this was a National Geographic map showing the world at night from space, Japan is very well lit up as you would expect as too Bosnywash in the States and Northwestern Europe.

 

I remember starting a thread moaning about the excessive lighting a while back

http://www.snowjapanforums.com/cgi-bin/ultimatebb.cgi/topic/8/1721.html?#000000

I am forever turning off half the lights at work (thankfully not all the lights are operated by one switch they are split in most rooms)

students look at you like you jabbed your chopsticks vertically in rice or walked on their tatami with shoes on, but those who know me smile now when i do it, some of them are probably secretly glad I do it.

Even with half off its still ridiculously bright

 

one excuse I have heard is - "if the lights are off people will think we are closed" - lame excuse if you ask me.

 

At least many of the lights are energy saver types and not the energy sucking old school incandescent filament types. Scant consolation all the same.

Link to post
Share on other sites

The four strip lights above my desk I removed over a year ago, and if I'm first in to my section of the office, all the lights stay off until I go to lunch. It was an uphill battle, but basically the first in rule now seems stuck in place.

 

Taking out my strips lights was amusing, and office staff would often try to place new tubes in the empty slots... it took them a while to get their collective heads around the idea that someone might possibly have chosen to remove them.

 

I still get comments like, vampire, cave dweller, and, "are you sleeping?" as the sun streams through the huge windos not two meters from my desk.

Link to post
Share on other sites

I had a girlfriend who, until she was educated (took some time!) seemed to come in and just turn on as many lights as possible. There were lights on in 4 rooms at the same time. When I asked "whys that light on?", I first of all got "I'm going there soon", followed by a "kechi" remark.

 

confused.gif

Link to post
Share on other sites
 Quote:
Originally posted by slow:

Maybe this event sets the stage for ignorant people to think about. Better than nothing. Don't expect too much.
Once again, ironically, it's often the well informed who are the problem, not the ignorant. You and I, with our foreign travel, skiing, etc. pollute far more than many 'ignorant' stay at home types. Events such as these make people think they're doing something when they are not. Better than nothing? Is throwing a drowning man a cork better than nothing?

Anyway, how illogical to have the lights on in the daytime, then have a blackout at night...last I checked, lights at night were, er, kind of useful, and switching them off just reminds me how necessary they are... The event, (from an environmental awareness stand) is pointless, illogical and just totally bizzare...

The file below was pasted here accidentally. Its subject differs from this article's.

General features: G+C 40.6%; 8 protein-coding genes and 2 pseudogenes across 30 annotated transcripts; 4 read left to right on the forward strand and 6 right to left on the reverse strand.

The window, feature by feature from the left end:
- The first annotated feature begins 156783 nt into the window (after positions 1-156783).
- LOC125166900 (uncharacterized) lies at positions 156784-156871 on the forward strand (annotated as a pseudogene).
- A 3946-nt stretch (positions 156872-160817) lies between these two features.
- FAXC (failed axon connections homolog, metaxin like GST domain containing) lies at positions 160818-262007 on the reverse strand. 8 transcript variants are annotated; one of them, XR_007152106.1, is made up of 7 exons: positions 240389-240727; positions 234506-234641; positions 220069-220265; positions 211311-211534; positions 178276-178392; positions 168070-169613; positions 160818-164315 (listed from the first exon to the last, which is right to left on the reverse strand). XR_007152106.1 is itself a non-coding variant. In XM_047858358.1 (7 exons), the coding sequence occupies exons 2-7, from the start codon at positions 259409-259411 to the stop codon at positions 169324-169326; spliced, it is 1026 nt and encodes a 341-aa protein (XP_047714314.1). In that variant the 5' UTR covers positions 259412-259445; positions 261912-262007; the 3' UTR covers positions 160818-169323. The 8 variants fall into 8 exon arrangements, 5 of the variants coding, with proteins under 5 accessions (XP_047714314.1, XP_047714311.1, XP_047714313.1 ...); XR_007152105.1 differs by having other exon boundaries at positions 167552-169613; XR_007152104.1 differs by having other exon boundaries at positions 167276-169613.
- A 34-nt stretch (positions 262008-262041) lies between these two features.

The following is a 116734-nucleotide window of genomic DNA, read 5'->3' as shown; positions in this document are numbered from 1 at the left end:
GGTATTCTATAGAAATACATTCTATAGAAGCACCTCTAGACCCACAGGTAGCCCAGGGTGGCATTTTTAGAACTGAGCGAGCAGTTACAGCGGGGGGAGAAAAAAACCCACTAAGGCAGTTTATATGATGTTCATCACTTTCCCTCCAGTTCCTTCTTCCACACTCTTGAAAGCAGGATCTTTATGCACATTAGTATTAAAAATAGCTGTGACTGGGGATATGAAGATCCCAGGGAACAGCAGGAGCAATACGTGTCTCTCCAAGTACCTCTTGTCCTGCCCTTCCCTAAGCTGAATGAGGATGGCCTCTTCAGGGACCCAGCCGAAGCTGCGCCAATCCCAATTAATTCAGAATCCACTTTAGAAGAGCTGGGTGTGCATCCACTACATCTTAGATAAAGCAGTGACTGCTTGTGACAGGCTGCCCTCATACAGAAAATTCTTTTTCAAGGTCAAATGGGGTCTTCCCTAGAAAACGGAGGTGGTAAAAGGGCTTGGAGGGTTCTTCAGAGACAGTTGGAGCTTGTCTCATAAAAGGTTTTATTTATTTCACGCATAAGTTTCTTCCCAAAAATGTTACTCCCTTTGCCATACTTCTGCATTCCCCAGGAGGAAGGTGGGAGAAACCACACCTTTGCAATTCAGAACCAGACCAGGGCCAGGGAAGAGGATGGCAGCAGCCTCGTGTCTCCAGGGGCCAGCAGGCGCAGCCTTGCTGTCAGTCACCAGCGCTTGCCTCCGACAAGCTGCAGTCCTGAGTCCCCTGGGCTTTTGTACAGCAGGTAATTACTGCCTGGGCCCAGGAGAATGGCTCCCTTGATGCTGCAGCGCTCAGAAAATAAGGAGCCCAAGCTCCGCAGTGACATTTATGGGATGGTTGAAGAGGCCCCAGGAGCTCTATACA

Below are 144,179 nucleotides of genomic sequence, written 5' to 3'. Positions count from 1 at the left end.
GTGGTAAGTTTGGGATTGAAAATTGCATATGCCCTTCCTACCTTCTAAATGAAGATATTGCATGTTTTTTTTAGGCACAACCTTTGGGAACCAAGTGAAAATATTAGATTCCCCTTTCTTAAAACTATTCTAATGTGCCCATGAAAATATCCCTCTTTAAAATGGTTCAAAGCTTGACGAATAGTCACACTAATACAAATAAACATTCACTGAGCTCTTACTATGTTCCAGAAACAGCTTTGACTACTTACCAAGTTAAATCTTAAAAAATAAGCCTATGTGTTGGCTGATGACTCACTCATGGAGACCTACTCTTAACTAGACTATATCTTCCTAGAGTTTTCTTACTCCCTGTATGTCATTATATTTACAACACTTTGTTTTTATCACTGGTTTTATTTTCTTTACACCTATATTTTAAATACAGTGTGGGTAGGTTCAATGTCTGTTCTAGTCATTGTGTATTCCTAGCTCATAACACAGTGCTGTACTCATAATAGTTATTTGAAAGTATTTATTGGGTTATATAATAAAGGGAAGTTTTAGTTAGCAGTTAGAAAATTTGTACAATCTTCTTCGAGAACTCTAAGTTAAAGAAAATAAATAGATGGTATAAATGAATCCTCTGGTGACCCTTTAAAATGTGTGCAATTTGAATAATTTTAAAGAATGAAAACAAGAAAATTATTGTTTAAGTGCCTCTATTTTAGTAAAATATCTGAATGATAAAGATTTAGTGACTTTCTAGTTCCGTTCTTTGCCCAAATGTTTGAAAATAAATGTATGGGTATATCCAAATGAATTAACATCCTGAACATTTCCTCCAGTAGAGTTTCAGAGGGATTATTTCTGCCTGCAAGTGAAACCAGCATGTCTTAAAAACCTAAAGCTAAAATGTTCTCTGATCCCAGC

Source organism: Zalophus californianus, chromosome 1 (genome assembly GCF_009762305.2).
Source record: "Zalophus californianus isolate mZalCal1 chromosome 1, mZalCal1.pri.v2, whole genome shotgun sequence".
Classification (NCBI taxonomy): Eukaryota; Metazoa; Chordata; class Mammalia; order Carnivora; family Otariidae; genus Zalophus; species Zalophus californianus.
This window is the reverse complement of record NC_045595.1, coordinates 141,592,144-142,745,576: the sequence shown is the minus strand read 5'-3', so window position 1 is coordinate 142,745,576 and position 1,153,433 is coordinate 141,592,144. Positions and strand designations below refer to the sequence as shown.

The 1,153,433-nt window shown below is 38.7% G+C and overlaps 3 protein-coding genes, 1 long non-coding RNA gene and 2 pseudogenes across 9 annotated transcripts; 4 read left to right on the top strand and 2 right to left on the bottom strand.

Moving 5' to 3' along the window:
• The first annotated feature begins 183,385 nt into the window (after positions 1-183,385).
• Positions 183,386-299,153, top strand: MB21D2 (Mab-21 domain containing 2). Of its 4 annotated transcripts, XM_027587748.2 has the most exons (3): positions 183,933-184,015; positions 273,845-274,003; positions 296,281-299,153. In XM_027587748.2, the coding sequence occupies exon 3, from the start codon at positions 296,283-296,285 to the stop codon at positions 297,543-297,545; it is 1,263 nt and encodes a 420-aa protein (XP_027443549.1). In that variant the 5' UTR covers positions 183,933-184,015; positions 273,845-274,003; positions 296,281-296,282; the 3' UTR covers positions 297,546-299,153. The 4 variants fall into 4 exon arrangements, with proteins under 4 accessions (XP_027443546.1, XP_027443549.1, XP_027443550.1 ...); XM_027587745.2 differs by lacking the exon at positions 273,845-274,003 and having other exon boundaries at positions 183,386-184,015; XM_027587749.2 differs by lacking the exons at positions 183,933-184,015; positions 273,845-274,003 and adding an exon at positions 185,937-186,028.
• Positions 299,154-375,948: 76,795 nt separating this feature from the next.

unless, of course, you like star gazing.
Link to post
Share on other sites
 Quote:
Originally posted by Ocean11:
(The reason I often hear for Japanese liking excessive lighting, heating, and cooling is to compensate for the discomfort they suffered during the war - basically laughable but with a slight grain of truth. Time to get over it methinks.)
That IS amusing... the reasons I hear in England for the reason many older people conserve food, energy, and are not wasteful in their lifestyles are lessons learned and patterns set from the deprivation suffered during the war...
Link to post
Share on other sites

I`m curious about this question of leaving lighting on vs. turning it on and off as you need it. For example with rooms you`re not using at the moment. How long does a light have to be off before it starts making a difference?

 

Obiously it varies according to different lighting but can you give me a rough idea. Are we talking about switching a light on using the same amount of energy as having a light on for 5 minutes; or is it more like 1 hour?

Link to post
Share on other sites

My Physics teacher at school used to say that turning on a strip light used the equivalent of 20 minutes' worth of electricity, so they shouldn't be turned off for 15 minutes breaks. But turn 'em off anyway, just in case you don't come back.

Link to post
Share on other sites

My Dad used to tell me to leave a strip light on if it was only 10 minutes or so before I came back because it cost more to power up than be on.

 

I thought he was just being awkward with me at the time.

Link to post
Share on other sites

My Dad used to tell us leave the light off when going to the strip lit garage unless we was planning to be there for more than twenty minutes... fumbling through the box of tools in the dark was quite the...er... experience, but I still have all my fingers...

Link to post
Share on other sites

Announcements


×
×
  • Create New...